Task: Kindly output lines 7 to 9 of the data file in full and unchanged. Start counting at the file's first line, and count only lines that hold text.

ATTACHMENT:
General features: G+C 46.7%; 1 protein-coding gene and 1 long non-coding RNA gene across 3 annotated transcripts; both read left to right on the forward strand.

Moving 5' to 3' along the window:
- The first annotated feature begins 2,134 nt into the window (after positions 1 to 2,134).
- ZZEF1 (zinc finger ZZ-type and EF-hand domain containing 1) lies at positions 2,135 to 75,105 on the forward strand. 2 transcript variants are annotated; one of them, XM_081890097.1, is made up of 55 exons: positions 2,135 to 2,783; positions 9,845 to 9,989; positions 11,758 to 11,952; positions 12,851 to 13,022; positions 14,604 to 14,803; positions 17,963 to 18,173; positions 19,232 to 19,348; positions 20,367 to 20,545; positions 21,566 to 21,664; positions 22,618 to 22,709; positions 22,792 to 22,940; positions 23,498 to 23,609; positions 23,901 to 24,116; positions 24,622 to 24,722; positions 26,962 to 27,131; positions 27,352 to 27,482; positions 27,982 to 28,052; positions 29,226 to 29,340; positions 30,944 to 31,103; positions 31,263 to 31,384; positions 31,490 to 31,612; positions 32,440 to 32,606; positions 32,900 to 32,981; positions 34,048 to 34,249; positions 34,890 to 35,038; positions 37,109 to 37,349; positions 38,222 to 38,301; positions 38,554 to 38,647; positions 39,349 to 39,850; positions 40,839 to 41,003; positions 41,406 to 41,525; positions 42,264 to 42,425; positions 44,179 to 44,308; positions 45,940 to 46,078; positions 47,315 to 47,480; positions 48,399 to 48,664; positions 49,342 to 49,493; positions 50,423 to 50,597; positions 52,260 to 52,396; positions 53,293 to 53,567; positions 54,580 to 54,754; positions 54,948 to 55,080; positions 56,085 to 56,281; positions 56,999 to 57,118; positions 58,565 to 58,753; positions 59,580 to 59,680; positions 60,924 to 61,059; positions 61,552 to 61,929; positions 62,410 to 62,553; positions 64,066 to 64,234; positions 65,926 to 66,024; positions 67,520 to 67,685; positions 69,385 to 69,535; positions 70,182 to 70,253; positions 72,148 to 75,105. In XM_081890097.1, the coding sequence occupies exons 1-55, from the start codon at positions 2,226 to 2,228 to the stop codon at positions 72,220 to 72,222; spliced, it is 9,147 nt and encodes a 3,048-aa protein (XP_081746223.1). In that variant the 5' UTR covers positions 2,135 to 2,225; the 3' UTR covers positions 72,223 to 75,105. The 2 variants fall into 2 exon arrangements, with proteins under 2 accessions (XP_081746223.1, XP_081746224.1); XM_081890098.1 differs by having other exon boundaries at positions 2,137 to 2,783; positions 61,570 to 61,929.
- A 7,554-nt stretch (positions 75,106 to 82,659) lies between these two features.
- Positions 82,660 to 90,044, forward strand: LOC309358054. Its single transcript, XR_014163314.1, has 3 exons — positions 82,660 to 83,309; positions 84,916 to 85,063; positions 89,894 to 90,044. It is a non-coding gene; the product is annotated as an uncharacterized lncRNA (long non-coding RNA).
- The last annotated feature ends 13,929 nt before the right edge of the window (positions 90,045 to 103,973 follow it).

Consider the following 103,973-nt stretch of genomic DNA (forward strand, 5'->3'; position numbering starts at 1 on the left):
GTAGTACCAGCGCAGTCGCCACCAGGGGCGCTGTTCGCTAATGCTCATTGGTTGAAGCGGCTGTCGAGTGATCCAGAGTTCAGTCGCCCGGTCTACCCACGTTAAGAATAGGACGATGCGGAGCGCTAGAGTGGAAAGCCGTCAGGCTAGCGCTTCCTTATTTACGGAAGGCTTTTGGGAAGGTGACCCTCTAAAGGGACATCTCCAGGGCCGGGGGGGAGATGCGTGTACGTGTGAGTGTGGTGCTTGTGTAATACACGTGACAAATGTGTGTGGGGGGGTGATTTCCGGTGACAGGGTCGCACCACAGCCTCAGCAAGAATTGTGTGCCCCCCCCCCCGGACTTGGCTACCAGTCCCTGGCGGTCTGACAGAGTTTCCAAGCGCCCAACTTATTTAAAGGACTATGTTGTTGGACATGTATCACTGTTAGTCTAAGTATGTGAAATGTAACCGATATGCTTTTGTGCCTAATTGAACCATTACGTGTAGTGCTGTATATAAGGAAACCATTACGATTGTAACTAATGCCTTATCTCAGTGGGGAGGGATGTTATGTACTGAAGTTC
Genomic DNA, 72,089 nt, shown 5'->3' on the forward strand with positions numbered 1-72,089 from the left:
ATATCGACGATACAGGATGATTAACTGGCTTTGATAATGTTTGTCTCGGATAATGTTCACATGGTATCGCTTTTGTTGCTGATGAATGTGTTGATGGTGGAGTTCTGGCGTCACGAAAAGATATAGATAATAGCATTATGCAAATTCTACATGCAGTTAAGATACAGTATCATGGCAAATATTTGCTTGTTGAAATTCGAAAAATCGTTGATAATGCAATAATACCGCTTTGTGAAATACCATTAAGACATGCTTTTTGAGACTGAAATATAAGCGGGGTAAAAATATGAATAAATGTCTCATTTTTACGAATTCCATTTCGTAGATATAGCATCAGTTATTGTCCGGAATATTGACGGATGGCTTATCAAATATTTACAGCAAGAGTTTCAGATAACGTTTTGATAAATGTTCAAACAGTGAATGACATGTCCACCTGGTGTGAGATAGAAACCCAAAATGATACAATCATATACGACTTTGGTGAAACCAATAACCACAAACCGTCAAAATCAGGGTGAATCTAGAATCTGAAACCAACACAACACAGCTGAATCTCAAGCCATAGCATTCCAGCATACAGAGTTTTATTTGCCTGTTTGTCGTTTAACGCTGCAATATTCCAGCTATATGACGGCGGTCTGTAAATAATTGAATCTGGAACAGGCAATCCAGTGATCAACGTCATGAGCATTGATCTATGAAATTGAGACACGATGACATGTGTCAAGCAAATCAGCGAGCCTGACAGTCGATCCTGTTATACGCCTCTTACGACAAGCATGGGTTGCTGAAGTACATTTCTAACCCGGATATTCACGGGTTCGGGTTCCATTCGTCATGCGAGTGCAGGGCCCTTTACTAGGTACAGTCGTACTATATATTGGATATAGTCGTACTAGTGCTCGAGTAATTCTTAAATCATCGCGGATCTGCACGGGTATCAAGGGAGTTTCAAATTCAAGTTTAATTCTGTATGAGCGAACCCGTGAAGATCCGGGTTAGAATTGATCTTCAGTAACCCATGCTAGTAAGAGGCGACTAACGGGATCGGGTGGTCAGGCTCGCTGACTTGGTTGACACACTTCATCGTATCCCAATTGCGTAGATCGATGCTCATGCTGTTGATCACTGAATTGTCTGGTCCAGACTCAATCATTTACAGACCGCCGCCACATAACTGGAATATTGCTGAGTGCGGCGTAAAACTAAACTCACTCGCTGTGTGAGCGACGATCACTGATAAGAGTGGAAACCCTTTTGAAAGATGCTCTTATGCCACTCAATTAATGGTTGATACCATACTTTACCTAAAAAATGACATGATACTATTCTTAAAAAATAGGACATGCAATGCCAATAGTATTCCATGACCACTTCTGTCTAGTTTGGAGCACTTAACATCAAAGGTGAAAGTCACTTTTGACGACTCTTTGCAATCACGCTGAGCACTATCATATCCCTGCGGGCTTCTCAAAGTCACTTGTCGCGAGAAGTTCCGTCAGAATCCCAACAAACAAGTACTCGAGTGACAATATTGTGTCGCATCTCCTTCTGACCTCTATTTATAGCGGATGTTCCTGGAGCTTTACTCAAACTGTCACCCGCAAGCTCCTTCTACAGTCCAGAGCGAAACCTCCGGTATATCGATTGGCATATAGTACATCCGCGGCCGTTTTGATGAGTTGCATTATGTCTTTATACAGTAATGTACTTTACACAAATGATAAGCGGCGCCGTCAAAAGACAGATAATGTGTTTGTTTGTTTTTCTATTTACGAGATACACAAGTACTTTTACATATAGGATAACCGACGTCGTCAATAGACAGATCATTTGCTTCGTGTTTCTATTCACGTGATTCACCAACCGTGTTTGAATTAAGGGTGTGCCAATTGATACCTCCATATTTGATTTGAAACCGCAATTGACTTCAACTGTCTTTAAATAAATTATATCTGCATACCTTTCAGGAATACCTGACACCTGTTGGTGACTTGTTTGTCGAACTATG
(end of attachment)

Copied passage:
- The last annotated feature ends 13,929 nt before the right edge of the window (positions 90,045 to 103,973 follow it).

Consider the following 103,973-nt stretch of genomic DNA (forward strand, 5'->3'; position numbering starts at 1 on the left):
GTAGTACCAGCGCAGTCGCCACCAGGGGCGCTGTTCGCTAATGCTCATTGGTTGAAGCGGCTGTCGAGTGATCCAGAGTTCAGTCGCCCGGTCTACCCACGTTAAGAATAGGACGATGCGGAGCGCTAGAGTGGAAAGCCGTCAGGCTAGCGCTTCCTTATTTACGGAAGGCTTTTGGGAAGGTGACCCTCTAAAGGGACATCTCCAGGGCCGGGGGGGAGATGCGTGTACGTGTGAGTGTGGTGCTTGTGTAATACACGTGACAAATGTGTGTGGGGGGGTGATTTCCGGTGACAGGGTCGCACCACAGCCTCAGCAAGAATTGTGTGCCCCCCCCCCCGGACTTGGCTACCAGTCCCTGGCGGTCTGACAGAGTTTCCAAGCGCCCAACTTATTTAAAGGACTATGTTGTTGGACATGTATCACTGTTAGTCTAAGTATGTGAAATGTAACCGATATGCTTTTGTGCCTAATTGAACCATTACGTGTAGTGCTGTATATAAGGAAACCATTACGATTGTAACTAATGCCTTATCTCAGTGGGGAGGGATGTTATGTACTGAAGTTC